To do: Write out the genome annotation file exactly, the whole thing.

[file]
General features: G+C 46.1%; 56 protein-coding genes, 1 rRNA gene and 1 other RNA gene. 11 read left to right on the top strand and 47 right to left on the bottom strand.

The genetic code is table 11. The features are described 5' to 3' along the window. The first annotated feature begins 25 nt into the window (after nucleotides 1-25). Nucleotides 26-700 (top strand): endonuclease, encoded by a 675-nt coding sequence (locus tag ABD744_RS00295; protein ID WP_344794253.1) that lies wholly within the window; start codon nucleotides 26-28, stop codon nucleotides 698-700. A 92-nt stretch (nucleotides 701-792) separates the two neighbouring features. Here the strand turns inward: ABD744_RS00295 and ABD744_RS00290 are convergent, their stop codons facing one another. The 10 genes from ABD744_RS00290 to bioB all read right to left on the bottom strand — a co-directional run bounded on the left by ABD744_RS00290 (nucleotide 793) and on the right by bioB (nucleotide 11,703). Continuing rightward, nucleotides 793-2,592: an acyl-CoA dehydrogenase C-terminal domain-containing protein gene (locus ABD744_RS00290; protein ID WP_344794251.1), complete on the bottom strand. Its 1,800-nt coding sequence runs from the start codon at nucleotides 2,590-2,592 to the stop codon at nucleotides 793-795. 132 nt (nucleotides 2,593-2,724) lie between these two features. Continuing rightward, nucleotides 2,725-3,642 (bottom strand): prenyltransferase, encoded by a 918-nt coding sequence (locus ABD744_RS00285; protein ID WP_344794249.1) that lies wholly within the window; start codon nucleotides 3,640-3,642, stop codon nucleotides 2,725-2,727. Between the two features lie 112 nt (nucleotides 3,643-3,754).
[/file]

General features: G+C 46.1%; 56 protein-coding genes, 1 rRNA gene and 1 other RNA gene. 11 read left to right on the top strand and 47 right to left on the bottom strand.

The genetic code is table 11. The features are described 5' to 3' along the window. The first annotated feature begins 25 nt into the window (after nucleotides 1-25). Nucleotides 26-700 (top strand): endonuclease, encoded by a 675-nt coding sequence (locus tag ABD744_RS00295; protein ID WP_344794253.1) that lies wholly within the window; start codon nucleotides 26-28, stop codon nucleotides 698-700. A 92-nt stretch (nucleotides 701-792) separates the two neighbouring features. Here the strand turns inward: ABD744_RS00295 and ABD744_RS00290 are convergent, their stop codons facing one another. The 10 genes from ABD744_RS00290 to bioB all read right to left on the bottom strand — a co-directional run bounded on the left by ABD744_RS00290 (nucleotide 793) and on the right by bioB (nucleotide 11,703). Continuing rightward, nucleotides 793-2,592: an acyl-CoA dehydrogenase C-terminal domain-containing protein gene (locus ABD744_RS00290; protein ID WP_344794251.1), complete on the bottom strand. Its 1,800-nt coding sequence runs from the start codon at nucleotides 2,590-2,592 to the stop codon at nucleotides 793-795. 132 nt (nucleotides 2,593-2,724) lie between these two features. Continuing rightward, nucleotides 2,725-3,642 (bottom strand): prenyltransferase, encoded by a 918-nt coding sequence (locus ABD744_RS00285; protein ID WP_344794249.1) that lies wholly within the window; start codon nucleotides 3,640-3,642, stop codon nucleotides 2,725-2,727. Between the two features lie 112 nt (nucleotides 3,643-3,754).